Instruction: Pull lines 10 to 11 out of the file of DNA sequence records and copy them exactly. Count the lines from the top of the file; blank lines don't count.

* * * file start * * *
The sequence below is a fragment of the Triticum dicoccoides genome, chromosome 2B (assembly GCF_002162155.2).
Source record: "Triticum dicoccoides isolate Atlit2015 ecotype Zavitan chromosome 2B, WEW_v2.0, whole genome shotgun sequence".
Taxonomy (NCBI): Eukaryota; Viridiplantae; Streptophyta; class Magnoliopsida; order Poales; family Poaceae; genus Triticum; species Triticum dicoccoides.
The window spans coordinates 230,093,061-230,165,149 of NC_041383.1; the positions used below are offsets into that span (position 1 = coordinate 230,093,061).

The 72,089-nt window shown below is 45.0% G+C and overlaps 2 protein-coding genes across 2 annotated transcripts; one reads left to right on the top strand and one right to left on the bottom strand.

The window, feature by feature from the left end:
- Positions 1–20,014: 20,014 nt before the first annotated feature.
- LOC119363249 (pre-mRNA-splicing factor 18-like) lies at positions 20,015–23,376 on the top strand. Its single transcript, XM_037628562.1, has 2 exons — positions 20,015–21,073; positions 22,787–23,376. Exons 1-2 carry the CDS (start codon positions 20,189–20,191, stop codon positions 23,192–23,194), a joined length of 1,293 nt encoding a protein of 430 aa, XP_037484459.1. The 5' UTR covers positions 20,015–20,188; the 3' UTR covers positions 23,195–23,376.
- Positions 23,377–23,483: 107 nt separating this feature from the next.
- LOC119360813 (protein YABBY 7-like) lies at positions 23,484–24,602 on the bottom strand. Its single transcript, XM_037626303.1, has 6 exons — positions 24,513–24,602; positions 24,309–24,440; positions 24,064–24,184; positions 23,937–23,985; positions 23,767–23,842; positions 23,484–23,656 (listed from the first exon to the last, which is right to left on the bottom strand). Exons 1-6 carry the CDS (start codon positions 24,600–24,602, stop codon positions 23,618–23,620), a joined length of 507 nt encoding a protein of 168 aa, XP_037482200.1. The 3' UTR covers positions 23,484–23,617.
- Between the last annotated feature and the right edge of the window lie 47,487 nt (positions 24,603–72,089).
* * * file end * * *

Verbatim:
- LOC119360813 (protein YABBY 7-like) lies at positions 23,484–24,602 on the bottom strand. Its single transcript, XM_037626303.1, has 6 exons — positions 24,513–24,602; positions 24,309–24,440; positions 24,064–24,184; positions 23,937–23,985; positions 23,767–23,842; positions 23,484–23,656 (listed from the first exon to the last, which is right to left on the bottom strand). Exons 1-6 carry the CDS (start codon positions 24,600–24,602, stop codon positions 23,618–23,620), a joined length of 507 nt encoding a protein of 168 aa, XP_037482200.1. The 3' UTR covers positions 23,484–23,617.
- Between the last annotated feature and the right edge of the window lie 47,487 nt (positions 24,603–72,089).